This page links to the consultation and to background information on Scottish charity law. Scottish Government consultation link. If you want more information about the consultation you should contact Scottish Government directly at Thirdsector@gov.scot.
The sections below set out what changes OSCR has requested to the law and why.
In this video, OSCR's Head of Engagement Jude Turbyne talks about some of the key proposals outlined in the Scottish Government's Charity Law consultation.
Promoting greater transparency and accountability
Sections 1 and 2 focus on transparency and accountability in the charity sector. We want public trust in charities to remain high and as Regulator we want to support this through our work.
Our research consistently shows that public trust in charities is closely linked to:
We think that these proposals will help all charities to demonstrate these things to the public.
Enhancing trust through stronger enforcement powers
Sections 3 to 9 identify areas where our practical experience has shown gaps in our powers. To be able to take quick and decisive action where necessary is vital to maintaining public trust in the charity sector and its regulator.
Streamlining operations and introducing efficiencies
Section 10 seeks to clarify the law and OSCR's powers of reorganisation.
We publish the annual reports and accounts of all charities with an income of £25,000 or more and all Scottish Charitable Incorporated Organisations (SCIOs). This amounts to around half of the 24,400 charities registered in Scotland. All personal information is redacted (blacked out) before the accounts are published, to satisfy data protection requirements.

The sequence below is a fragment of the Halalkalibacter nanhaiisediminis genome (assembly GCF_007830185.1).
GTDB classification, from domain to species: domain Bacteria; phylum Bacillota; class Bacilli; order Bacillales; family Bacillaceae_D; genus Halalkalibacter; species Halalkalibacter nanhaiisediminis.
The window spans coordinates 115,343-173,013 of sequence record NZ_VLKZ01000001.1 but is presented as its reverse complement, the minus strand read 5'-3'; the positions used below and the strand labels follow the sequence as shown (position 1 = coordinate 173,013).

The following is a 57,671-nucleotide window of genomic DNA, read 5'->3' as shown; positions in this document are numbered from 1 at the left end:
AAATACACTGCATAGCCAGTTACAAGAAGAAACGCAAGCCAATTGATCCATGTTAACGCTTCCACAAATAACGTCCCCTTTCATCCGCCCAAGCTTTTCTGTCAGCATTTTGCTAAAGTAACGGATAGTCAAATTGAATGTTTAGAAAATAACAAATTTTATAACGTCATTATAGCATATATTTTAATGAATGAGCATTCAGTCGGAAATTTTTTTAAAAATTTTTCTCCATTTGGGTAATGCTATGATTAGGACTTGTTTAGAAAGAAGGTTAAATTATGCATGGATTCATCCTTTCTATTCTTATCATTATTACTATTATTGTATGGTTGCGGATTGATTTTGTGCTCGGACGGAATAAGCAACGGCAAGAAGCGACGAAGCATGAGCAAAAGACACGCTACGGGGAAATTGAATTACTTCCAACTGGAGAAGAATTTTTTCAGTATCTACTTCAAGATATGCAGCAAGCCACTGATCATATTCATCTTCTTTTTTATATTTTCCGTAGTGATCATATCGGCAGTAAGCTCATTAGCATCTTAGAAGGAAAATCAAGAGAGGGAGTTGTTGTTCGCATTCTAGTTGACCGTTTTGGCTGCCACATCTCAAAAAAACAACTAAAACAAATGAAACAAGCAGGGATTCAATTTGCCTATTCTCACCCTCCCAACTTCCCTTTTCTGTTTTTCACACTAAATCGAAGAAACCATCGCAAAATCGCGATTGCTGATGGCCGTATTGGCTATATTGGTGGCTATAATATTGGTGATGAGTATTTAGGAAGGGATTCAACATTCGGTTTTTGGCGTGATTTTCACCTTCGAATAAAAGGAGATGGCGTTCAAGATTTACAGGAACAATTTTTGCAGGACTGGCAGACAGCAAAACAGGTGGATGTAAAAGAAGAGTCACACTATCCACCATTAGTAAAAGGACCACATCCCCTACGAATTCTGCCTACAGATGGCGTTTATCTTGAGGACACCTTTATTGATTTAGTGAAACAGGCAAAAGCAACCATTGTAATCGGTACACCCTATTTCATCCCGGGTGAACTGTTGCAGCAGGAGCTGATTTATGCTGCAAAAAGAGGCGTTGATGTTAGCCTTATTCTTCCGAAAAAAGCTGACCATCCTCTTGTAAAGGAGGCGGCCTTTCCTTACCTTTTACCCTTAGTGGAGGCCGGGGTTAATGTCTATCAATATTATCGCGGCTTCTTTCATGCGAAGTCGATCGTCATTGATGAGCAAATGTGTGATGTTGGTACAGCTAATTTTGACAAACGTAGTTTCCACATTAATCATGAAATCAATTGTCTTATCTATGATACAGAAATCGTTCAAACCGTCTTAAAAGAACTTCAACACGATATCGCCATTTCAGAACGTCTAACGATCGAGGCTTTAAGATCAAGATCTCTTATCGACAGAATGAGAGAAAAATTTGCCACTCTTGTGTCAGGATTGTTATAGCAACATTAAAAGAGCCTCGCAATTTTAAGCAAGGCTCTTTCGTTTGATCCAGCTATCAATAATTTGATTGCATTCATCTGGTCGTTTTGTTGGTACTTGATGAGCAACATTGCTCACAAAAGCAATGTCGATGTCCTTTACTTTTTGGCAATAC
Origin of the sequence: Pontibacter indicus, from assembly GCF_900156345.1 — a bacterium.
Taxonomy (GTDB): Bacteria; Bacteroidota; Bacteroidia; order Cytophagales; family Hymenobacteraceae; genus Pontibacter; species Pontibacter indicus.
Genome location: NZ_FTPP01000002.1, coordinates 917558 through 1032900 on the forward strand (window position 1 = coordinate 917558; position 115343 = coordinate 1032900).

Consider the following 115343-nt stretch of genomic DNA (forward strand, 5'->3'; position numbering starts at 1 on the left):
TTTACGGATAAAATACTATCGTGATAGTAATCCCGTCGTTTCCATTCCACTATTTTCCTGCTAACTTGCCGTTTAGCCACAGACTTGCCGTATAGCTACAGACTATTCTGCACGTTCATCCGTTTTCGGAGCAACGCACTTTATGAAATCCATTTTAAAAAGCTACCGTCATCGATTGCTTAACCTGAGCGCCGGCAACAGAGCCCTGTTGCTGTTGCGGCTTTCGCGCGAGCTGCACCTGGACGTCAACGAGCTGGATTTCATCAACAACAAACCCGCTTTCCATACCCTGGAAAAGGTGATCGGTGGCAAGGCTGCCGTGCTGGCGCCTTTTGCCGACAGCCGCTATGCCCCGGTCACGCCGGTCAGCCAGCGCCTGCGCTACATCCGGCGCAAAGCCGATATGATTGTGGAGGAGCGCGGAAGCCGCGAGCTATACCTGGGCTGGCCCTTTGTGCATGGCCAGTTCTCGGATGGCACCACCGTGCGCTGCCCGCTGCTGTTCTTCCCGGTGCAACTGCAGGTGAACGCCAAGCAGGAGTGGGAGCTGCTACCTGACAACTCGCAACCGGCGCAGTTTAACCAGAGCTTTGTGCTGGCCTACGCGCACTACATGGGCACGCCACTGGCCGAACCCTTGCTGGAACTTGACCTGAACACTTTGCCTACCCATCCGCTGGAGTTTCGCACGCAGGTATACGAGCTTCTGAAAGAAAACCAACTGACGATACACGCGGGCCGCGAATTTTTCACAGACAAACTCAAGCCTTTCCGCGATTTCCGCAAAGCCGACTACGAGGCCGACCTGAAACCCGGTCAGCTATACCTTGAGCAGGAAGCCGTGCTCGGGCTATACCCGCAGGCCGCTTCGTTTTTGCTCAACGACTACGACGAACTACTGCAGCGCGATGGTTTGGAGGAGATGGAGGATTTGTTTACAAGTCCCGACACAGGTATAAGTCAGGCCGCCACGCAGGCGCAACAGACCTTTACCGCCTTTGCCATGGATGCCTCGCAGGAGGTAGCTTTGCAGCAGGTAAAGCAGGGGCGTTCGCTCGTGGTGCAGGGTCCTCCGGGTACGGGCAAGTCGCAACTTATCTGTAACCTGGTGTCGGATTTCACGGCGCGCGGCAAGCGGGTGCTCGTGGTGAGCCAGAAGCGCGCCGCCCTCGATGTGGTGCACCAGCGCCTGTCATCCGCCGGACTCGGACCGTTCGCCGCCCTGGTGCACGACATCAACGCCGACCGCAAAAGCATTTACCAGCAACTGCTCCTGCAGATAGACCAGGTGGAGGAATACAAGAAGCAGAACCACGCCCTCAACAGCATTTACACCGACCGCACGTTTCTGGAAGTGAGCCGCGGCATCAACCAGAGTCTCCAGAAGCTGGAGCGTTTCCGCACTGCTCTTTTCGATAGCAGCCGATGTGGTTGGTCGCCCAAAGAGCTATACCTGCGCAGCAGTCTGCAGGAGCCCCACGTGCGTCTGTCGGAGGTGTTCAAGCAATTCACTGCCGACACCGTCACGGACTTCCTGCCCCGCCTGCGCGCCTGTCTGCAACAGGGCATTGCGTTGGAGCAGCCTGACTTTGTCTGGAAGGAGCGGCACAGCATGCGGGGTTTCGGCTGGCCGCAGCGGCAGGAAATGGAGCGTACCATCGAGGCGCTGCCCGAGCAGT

If a charity is also a company or a Registered Social Landlord we link to the Companies House website or Scottish Housing Regulator where accounts are published in full.
For the majority of cross-border charities, those registered with the Charity Commission for England and Wales, we link to that website where accounts are published in full.
We want to have a clear legal power to publish the annual reports and accounts of all charities registered in Scotland, without having to redact all the personal information.
Removing personal information often makes the annual reports and accounts difficult to understand. It is also very resource intensive for OSCR staff.
There is already a legal duty on charities to provide a copy of their recent annual reports and accounts to anyone that requests a copy. What we want to do is publish that information directly so charities don’t need to provide copies on request they can just direct people to the OSCR website.
We want the public to be able to see the annual reports and accounts of all charities registered in Scotland. Public trust in charities is closely linked to understanding what the charity has achieved and how much of donations are spent on the cause. We want all charities to have the opportunity to show the public through their accounts and annual reports how money is spent and what the charity does.